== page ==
March 22, 2004 4:10 PM PST

Next Net moves forward

The next generation of the Internet, known as Internet Protocol version 6, took another big step toward commercialization, as its second phase of testing in North America wrapped up last week.

Moonv6, the network used in the testing, is an IPv6 backbone built by the University of New Hampshire InterOperability Laboratory (IOL), the North American IPv6 Task Force, Internet2, the U.S. Department of Defense and more than 30 networking vendors, testing vendors and service providers. The virtual IPv6 backbone stretches from New Hampshire to California and will be permanent, so that equipment makers, software vendors, service providers and anyone else who would like to test IPv6 interoperability in a live network can do so.

For two weeks in March, the North American IPv6 Task Force, the Defense Information Systems Agency's Joint Interoperability Testing Command and others tested the network for quality of service, security, application handling, networking protocols and end-to-end domain name server functionality on all major operating systems.

IPv6 expands the pool of unique addresses available for connecting PCs and other devices in the Internet. It is widely regarded as a necessary successor to the current system for Internet addressing, IPv4, which many people say does not provide enough space in its address field to support the millions of devices that will likely be added to the Internet in the next several years.

Mobile communications and new IP services, such as voice over Internet Protocol and video on demand, will increase the number of devices that need IP addresses. The IP address shortage is likely to affect Asia and Europe first, where adoption of these new technologies is growing fast. Few analysts expect the problem to impact U.S. networks anytime soon.

"We are seeing interest in Asia, particularly in Japan," said Rose Klimovich, vice president of global IP virtual private networks at AT&T. "And in the U.S., we're seeing interest mainly from the government. There have been a few customers interested in IPv6, and they are starting to talk to us about it now."

Klimovich said AT&T's network is ready today for IPv6, but customers haven't yet asked for the service. NTT, which also participated in the testing, offers an IPv6 service in the United States today. France Telecom, another participating service provider, doesn't currently offer an IPv6 service, but it can deliver some IPv6 traffic to the United States.

The Defense Department is the main driver behind the Moonv6 project and the adoption of IPv6 in the United States. In June 2003, the department set a mandate that all agencies be IPv6-ready by 2008. As a result, the Moonv6 project was launched to provide a test bed to certify equipment and work out protocol kinks.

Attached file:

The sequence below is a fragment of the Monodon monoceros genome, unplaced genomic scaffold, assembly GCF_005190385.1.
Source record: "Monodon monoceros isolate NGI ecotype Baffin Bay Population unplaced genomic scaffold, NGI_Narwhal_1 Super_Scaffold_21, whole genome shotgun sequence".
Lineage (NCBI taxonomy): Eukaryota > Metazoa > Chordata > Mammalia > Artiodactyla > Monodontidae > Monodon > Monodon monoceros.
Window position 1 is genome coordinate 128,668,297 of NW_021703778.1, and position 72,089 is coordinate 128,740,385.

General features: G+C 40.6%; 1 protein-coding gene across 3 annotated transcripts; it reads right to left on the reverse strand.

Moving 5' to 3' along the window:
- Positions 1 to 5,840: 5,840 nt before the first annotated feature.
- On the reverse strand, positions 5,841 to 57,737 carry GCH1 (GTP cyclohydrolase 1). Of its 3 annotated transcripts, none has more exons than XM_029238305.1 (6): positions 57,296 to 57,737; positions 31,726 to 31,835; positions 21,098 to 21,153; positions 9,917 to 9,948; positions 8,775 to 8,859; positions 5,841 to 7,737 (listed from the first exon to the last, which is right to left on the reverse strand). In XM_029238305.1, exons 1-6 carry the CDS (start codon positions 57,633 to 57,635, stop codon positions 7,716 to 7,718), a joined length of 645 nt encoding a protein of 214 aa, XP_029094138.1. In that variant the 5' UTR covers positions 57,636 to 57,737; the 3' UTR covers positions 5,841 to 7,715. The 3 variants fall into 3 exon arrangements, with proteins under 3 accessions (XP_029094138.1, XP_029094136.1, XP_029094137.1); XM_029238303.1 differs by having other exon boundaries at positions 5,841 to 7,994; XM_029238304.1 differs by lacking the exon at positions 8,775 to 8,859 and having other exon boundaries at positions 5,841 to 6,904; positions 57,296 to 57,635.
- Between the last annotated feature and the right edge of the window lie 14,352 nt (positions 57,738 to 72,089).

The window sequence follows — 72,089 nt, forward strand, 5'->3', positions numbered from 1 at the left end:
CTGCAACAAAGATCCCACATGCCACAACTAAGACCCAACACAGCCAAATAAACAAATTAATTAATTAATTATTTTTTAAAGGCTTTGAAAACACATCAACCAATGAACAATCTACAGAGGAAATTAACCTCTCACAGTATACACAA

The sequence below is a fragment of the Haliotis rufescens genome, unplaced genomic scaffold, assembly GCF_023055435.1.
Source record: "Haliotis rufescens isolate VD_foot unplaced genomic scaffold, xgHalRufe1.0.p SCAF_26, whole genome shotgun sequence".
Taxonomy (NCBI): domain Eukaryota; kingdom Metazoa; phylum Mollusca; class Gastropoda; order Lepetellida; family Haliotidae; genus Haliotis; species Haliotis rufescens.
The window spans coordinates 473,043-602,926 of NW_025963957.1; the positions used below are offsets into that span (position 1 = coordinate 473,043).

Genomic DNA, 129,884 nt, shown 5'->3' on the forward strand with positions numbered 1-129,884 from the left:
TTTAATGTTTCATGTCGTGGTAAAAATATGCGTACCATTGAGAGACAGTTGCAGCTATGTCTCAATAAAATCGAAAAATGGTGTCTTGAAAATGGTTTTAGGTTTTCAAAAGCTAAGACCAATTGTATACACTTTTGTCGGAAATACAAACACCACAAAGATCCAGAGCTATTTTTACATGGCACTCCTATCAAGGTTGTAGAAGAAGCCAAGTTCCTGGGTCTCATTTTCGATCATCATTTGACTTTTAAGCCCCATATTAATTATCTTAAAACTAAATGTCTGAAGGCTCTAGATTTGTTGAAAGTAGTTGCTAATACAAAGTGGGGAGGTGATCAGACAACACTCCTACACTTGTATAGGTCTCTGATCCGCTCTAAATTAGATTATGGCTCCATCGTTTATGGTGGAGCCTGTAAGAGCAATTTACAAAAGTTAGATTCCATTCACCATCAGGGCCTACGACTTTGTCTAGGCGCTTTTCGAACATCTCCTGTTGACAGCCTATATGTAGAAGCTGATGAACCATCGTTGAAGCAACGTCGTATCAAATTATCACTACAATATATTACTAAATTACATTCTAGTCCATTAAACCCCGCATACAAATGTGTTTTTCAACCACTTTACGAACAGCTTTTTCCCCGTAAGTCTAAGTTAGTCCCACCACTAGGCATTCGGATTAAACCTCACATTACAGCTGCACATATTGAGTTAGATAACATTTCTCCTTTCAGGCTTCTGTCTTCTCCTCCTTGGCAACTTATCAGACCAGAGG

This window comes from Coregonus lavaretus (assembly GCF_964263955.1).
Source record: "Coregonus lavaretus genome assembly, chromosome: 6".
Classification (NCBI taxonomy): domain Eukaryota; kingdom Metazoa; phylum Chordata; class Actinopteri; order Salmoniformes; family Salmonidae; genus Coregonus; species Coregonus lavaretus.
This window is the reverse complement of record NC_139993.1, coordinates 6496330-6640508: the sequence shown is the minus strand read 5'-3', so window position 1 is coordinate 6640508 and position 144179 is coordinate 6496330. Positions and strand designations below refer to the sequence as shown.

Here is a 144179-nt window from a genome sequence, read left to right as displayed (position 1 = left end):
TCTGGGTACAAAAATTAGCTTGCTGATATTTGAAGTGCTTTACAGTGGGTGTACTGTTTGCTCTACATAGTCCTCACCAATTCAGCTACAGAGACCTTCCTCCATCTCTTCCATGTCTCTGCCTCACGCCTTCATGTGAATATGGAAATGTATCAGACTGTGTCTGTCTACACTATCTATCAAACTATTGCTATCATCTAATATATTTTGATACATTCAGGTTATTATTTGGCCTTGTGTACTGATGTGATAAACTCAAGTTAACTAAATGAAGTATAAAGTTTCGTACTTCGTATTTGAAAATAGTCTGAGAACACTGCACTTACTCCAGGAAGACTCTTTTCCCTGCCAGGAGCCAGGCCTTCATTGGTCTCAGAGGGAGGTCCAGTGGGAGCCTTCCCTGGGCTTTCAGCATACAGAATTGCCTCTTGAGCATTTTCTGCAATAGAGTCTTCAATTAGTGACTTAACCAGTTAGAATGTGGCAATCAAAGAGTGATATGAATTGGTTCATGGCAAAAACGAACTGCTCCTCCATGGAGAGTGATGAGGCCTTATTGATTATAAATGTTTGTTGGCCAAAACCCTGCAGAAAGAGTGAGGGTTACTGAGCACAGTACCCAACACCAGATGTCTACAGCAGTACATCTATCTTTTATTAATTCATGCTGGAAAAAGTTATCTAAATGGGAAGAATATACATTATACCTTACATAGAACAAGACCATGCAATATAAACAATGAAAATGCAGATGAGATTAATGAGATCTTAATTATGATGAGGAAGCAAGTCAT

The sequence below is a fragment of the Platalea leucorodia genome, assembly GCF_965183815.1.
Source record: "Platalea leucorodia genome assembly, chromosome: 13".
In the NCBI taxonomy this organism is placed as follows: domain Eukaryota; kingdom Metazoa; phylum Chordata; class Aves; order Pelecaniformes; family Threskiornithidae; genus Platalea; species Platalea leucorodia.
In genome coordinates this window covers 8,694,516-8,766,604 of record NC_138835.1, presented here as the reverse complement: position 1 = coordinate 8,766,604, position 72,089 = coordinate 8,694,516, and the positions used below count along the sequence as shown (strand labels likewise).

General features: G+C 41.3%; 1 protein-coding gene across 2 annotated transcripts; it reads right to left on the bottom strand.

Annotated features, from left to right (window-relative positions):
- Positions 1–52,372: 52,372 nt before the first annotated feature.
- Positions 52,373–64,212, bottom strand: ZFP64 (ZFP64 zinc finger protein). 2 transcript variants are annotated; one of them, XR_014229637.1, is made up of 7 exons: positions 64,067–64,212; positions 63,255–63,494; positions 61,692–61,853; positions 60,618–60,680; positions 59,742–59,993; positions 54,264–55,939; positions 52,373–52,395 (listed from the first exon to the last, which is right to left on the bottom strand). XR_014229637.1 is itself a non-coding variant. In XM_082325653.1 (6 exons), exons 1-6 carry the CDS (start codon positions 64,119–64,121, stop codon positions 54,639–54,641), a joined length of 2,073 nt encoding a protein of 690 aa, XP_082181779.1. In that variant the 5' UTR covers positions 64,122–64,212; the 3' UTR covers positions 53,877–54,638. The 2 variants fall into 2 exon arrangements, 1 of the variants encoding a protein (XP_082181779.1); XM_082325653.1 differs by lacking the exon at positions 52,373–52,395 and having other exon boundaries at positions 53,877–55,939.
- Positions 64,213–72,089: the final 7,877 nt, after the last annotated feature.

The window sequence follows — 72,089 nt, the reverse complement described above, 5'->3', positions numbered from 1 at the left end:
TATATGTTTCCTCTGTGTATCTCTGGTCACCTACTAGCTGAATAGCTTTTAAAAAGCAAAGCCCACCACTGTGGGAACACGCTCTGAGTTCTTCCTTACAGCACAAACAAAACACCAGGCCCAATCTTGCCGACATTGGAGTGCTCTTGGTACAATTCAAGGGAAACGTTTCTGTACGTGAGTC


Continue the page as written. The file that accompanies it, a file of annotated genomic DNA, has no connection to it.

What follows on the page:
The first phase of testing was completed in October 2003. This initial phase only tested basic routing applications and simple network configurations. The second phase was much more complex and advanced, said Ben Schultz, who works at the University of New Hampshire's IOL. It included more robust testing of routing protocols, such as Border Gateway Protocol and Open Shortest Path First. It also tested firewall functionality and quality of service, as well as 10-Gigabit Ethernet.

The Moonv6 project showed that IPv6 could be used on the same network as IPv4. This aspect of the test demonstrated that the two protocols can work in parallel, which should help ease the transition to the new standard.

Now that testing is complete, the network will remain live for informal testing. Organizers plan to continue growing the network by adding new service providers and network nodes.

Technology companies that participated in Moonv6 included AT&T, France Telecom, Agilent Technologies, Check Point Software Technologies, Cisco Systems, Extreme Networks, Foundry Networks, Fujitsu, Hewlett-Packard, Hitachi, Lucent Technologies, Microsoft, NEC, NetScreen Technologies, Nokia, Panasonic, Procket Networks, Spirent, Sun Microsystems and Symantec.

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Don't need IPV6 for address space
I just want to remind everyone that some are trumpeting as the real reason to move from IPV4 to IPV6: increase in address space.

This is complete bunk. If the IPV4 addresses are more effectively managed, they would go much farther. You have to look at those that abused the early address pool by grabbing an entire, or even multiple class A network blocks.

Break up some of these huge blocks and reallocate them, and the existing address pool would suffice for a large number of years.

OK, so why do they want IPV6? Because in IPV6's design are multiple bug-a-boos that make it really easy to track and filter every packet, which service(s) it's destined for, where it came from and going to and a bunch more invasive information collecting. It's probably the largest privacy hack around. That's why.

Not to mention that you'll probably have to replace nearly ever router that has to deal with IPV6, so CISCO and the other mfgs are pushing for IPV6.

So I say, let's not go IPV6. Let's make the IPV4 address pool last as long as we can instead.
Posted by InetUser (28 comments )
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